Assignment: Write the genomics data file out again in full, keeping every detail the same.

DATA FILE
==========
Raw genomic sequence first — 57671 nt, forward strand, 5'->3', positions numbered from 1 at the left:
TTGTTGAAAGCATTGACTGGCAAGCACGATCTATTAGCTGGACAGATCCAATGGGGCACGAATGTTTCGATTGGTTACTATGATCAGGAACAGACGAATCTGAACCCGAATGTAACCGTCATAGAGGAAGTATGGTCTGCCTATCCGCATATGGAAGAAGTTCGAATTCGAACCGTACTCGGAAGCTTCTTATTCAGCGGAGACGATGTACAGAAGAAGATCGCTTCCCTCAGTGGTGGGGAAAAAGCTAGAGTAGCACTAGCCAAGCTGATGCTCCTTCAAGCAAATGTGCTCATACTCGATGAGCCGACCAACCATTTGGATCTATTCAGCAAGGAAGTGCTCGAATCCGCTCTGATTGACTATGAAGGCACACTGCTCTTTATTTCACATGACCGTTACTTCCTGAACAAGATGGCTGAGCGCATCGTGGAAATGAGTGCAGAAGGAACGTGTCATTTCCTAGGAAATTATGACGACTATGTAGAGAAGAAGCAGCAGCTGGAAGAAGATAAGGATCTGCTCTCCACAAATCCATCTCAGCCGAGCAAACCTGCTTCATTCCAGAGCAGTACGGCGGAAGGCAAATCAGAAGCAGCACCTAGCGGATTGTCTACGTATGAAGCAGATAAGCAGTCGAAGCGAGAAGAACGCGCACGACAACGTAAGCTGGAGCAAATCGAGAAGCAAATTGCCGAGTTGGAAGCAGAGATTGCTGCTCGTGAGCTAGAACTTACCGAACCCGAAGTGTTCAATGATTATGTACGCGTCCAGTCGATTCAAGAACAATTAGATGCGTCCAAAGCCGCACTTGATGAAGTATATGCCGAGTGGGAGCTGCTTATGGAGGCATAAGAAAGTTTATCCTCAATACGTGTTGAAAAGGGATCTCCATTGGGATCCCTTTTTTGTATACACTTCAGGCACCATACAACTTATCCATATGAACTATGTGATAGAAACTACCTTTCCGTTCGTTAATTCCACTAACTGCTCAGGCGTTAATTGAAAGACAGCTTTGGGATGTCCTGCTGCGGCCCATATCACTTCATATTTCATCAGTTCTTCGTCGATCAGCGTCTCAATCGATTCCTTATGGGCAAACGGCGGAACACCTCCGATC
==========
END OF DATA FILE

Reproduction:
Raw genomic sequence first — 57671 nt, forward strand, 5'->3', positions numbered from 1 at the left:
TTGTTGAAAGCATTGACTGGCAAGCACGATCTATTAGCTGGACAGATCCAATGGGGCACGAATGTTTCGATTGGTTACTATGATCAGGAACAGACGAATCTGAACCCGAATGTAACCGTCATAGAGGAAGTATGGTCTGCCTATCCGCATATGGAAGAAGTTCGAATTCGAACCGTACTCGGAAGCTTCTTATTCAGCGGAGACGATGTACAGAAGAAGATCGCTTCCCTCAGTGGTGGGGAAAAAGCTAGAGTAGCACTAGCCAAGCTGATGCTCCTTCAAGCAAATGTGCTCATACTCGATGAGCCGACCAACCATTTGGATCTATTCAGCAAGGAAGTGCTCGAATCCGCTCTGATTGACTATGAAGGCACACTGCTCTTTATTTCACATGACCGTTACTTCCTGAACAAGATGGCTGAGCGCATCGTGGAAATGAGTGCAGAAGGAACGTGTCATTTCCTAGGAAATTATGACGACTATGTAGAGAAGAAGCAGCAGCTGGAAGAAGATAAGGATCTGCTCTCCACAAATCCATCTCAGCCGAGCAAACCTGCTTCATTCCAGAGCAGTACGGCGGAAGGCAAATCAGAAGCAGCACCTAGCGGATTGTCTACGTATGAAGCAGATAAGCAGTCGAAGCGAGAAGAACGCGCACGACAACGTAAGCTGGAGCAAATCGAGAAGCAAATTGCCGAGTTGGAAGCAGAGATTGCTGCTCGTGAGCTAGAACTTACCGAACCCGAAGTGTTCAATGATTATGTACGCGTCCAGTCGATTCAAGAACAATTAGATGCGTCCAAAGCCGCACTTGATGAAGTATATGCCGAGTGGGAGCTGCTTATGGAGGCATAAGAAAGTTTATCCTCAATACGTGTTGAAAAGGGATCTCCATTGGGATCCCTTTTTTGTATACACTTCAGGCACCATACAACTTATCCATATGAACTATGTGATAGAAACTACCTTTCCGTTCGTTAATTCCACTAACTGCTCAGGCGTTAATTGAAAGACAGCTTTGGGATGTCCTGCTGCGGCCCATATCACTTCATATTTCATCAGTTCTTCGTCGATCAGCGTCTCAATCGATTCCTTATGGGCAAACGGCGGAACACCTCCGATC